I’m excited about this new library I ran into and I would like to share the excitement. It’s called Restito, it’s on GitHub, and I actually found it on a blog from 2012, so… where were you all this time?

Restito is a Java library to mock out REST APIs. It’s self-described as the complement of REST Assured. REST Assured is also a library used for testing REST APIs (like Restito), but it mimics the client (while Restito mimics the server), it has a fluent API (like Restito), and it’s very popular (no shame in aspiring for popularity). In fact, I see REST Assured as the gold standard for testing REST APIs. Restito, on the other hand, is new to me.


What problem are we trying to solve here? We are building a service that’s chatting with a remote instance of our Jama application, using Jama’s REST API.

Inside the service there is a whole chain of classes, that are dependent on each other. There is a class JamaProxy, which has some business level methods in the context of our Jama application. It calls into JamaRestClient, which understands how to form request URLs and payloads compliant with Jama’s REST API. It uses javax.ws.rs.client.WebTarget and friends to set up the actual connection with the remote Jama application.

Concerns are separated, and when it comes to unit testing, each concern can also be unit tested separately. IntegrationHandler has a corresponding IntegrationHandlerTest, which uses a mocked version of JamaProxy. The same for JamaProxy, which uses a mocked version of JamaRestClient. But how do we unit test JamaRestClient?

JamaRestClient is strongly tied to WebTarget (in fact, its only purpose in life is transformation into and out from WebTarget); it makes no sense to abstract WebTarget out of JamaRestClient. I have tried to mock WebTarget in unit tests before, and found it notoriously hard to mock (hard meaning annoying and ugly). The way a lot of its method calls are chained (fluent API, builder pattern) doesn’t lead to very pretty unit test code. Also, mocking out a request library is scary because there are so many ways you can end up with a mock that doesn’t behave like the real thing.

It would be more realistic if we used real communication to the real REST API. It would allow us to use the real request library. Restito lets us use real communication, without the need to set up a real Jama application to talk to. (If you are going to tell me that this is not real unit testing, please talk to the hand: we have narrowed the scope of the test to the smallest unit that makes sense, and we’re doing it in a way that increases confidence in our product.)

When it comes to integration testing, you might have the same problem. Depending on how you define integration testing, it may be undesirable to create real Jama application to communicate with. Restito can help in the same way as for unit testing. It’s not a full substitute for “the real thing”, so we likely desire a system test that involves a real Jama application, but Restito will help boost confidence in earlier phases of development.

Including Restito

Restito is available as a Maven artifact, so you add it to the POM file as follows:


Your POM would also have dependencies on the client library, for example javax.ws.rs-api for WebTarget, but that’s beside the point here.

How It Works

Restito sets up a little web server, on a random available port. It is then possible to set up expectations, before exercising the test subject. Then even verifications can be done to make sure that calls to the REST API actually happened, in the way expected. Here is some example code — some non-essential constants and methods, as well as imports omitted for brevity:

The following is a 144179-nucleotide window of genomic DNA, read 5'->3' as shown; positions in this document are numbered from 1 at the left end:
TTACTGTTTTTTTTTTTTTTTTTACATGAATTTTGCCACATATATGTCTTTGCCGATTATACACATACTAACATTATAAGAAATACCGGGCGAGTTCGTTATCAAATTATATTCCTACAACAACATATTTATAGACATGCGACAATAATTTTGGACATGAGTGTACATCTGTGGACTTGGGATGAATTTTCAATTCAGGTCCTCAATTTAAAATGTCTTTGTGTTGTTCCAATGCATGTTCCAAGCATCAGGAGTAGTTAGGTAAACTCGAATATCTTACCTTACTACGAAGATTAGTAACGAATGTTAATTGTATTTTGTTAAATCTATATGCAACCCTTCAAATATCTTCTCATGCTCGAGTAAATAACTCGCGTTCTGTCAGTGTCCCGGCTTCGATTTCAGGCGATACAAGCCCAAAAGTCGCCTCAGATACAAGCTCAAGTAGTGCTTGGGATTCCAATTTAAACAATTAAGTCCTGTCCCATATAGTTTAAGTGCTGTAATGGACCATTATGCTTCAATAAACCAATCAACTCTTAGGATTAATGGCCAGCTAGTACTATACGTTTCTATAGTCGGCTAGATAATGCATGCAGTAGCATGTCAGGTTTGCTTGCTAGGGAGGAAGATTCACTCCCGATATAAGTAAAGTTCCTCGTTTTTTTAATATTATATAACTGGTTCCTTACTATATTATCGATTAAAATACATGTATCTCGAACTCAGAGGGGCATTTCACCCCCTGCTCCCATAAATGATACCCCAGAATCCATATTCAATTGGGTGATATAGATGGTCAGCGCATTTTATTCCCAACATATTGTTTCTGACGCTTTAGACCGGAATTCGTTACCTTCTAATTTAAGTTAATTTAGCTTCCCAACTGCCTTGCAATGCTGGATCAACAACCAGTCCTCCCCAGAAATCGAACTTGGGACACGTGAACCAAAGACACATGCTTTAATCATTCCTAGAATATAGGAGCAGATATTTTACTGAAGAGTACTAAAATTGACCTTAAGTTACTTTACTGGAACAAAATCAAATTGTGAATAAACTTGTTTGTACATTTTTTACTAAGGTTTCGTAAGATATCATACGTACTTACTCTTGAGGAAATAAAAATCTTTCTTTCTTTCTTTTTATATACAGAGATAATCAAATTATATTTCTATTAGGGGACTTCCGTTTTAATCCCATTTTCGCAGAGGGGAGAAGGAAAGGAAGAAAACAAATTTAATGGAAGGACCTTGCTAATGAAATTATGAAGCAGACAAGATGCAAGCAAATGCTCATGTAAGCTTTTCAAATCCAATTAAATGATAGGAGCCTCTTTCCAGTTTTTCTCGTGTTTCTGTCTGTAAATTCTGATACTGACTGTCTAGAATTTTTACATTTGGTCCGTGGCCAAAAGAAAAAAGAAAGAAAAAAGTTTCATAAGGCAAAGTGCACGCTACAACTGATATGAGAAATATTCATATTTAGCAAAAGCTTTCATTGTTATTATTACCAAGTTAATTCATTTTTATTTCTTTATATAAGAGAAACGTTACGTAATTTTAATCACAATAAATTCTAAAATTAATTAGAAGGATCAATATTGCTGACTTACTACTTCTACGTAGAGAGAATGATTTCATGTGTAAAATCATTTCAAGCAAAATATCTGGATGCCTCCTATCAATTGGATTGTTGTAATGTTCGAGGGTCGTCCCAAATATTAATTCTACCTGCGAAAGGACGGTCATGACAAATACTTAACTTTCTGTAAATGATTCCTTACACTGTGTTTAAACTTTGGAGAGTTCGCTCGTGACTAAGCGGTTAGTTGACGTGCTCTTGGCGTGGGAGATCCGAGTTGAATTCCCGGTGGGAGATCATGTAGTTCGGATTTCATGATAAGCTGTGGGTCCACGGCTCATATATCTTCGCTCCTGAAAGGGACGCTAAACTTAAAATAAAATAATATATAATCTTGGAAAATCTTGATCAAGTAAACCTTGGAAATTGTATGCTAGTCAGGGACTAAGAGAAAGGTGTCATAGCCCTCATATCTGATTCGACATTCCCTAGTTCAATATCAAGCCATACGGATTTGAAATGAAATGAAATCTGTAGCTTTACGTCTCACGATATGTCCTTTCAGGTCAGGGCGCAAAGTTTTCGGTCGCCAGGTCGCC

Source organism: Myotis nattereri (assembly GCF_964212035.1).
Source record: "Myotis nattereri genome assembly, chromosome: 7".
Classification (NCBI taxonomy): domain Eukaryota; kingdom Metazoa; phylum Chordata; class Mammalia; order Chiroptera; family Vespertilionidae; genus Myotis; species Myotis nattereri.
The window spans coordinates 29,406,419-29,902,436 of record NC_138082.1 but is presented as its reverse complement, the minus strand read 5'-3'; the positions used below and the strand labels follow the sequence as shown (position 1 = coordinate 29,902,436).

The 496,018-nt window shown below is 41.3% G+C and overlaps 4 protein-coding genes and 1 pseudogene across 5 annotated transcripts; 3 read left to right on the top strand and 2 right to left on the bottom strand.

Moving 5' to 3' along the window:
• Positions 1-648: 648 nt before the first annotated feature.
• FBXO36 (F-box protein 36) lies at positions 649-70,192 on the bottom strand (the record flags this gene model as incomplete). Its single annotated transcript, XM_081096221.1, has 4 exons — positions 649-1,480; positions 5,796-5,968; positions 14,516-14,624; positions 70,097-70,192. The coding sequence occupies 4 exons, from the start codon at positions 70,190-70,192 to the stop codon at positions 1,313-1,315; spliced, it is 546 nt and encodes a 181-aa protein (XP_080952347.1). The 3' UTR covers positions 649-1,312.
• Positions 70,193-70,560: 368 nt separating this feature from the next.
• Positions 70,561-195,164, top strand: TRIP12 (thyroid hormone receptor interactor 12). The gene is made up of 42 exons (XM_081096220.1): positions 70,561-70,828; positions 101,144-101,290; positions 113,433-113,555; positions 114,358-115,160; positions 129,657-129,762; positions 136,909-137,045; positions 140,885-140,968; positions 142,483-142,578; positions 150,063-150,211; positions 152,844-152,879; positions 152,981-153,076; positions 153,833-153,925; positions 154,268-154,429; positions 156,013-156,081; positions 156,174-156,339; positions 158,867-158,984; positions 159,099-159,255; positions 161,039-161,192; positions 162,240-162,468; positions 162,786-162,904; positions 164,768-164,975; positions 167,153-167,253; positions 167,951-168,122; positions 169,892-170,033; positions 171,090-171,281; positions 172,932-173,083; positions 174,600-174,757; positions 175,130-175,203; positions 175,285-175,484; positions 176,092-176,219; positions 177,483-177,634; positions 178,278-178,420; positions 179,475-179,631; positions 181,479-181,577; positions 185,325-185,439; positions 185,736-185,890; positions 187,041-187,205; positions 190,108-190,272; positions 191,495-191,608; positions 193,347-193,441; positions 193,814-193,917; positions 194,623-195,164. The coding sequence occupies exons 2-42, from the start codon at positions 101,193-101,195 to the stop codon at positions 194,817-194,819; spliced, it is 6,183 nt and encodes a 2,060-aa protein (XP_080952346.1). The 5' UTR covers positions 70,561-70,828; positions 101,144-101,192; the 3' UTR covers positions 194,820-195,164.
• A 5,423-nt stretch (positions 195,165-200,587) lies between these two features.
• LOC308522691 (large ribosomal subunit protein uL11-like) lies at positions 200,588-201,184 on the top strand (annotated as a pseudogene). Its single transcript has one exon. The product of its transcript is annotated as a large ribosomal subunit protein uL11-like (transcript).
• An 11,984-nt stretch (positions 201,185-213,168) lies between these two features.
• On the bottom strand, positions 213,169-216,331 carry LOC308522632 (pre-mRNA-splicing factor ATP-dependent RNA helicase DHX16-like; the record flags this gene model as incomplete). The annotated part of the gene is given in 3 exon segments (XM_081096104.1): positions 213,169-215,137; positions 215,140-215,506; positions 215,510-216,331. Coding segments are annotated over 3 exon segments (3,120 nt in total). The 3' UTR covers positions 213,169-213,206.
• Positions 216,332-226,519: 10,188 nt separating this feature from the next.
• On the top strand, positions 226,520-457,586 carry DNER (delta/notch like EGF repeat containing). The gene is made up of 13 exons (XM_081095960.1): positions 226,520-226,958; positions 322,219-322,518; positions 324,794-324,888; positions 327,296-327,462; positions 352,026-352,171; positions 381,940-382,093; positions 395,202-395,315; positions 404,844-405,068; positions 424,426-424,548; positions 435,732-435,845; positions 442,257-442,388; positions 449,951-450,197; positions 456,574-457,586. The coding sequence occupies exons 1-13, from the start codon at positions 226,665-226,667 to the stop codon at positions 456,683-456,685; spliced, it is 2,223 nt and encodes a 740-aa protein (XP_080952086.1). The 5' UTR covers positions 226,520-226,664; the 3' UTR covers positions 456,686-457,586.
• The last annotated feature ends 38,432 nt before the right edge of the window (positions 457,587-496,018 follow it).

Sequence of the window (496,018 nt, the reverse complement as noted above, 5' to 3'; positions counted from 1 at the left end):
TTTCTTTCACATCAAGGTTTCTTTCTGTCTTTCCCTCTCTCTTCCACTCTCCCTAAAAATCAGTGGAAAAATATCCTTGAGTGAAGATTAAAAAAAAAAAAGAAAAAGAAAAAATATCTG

public class JamaRestClientTest {
private StubServer server = new StubServer();
private ObjectMapper objectMapper = new ObjectMapper();

public void setUp() {

public void testGetItem() throws JsonProcessingException {
Item expected = someItem(SOME_ITEM_ID);

.match(get(format("/contour/rest/v1/items/%d", SOME_ITEM_ID)))
.then(ok(), jsonContent(expected), contentType("application/json"));

JamaRestClient subject
= new JamaRestClient(baseUrl(), MY_USER_NAME, MY_PASSWORD, null);
Item actual = subject.get("items", SOME_ITEM_ID, Item.class);
assertEquals(SOME_ITEM_ID, actual.getId());

private Action jsonContent(Object object) throws JsonProcessingException {
return stringContent(objectMapper.writeValueAsString(object));

private String baseUrl() {
return format("http://localhost:%d/contour", server.getPort());

Some things to note in the above code fragment: I have also introduced some usage of Jackson’s ObjectMapper, so that I don’t need to deal with literal JSON here, but can just pass an object in. I’ve not seen support for that in Restito, and I find that unfortunate.

The code is fairly easy to read, thanks to the fluent API of Restito, and without the need to mock out all the nested objects returned by WebTarget’s fluent API. I find it interesting how that almost sounds at odds: using a nice fluent API for a mock because fluent APIs are so hard to mock.

An example of a verification that could be added to the above example would be like this:

parameter("documentKey", "DOC-KEY-123"),

The above code fragment shows how we verify that the server actually received an HTTP GET request once, with a certain query parameter, and specifically without a header called x-some-header.


I observe that Restito does not have the richness and cleanness on its fluent API, as REST Assured does, which it seems to aspire to. But I’ve fallen in love with it nonetheless, because I can see the void it’s filling. I was able to create a working test with Restito in under 15 minutes from the moment I started Googling. (It actually was 14 minutes, I time myself.) I know I will be using it a lot in the future.

This post was originally published on Jama’s blog, on September 14 2016.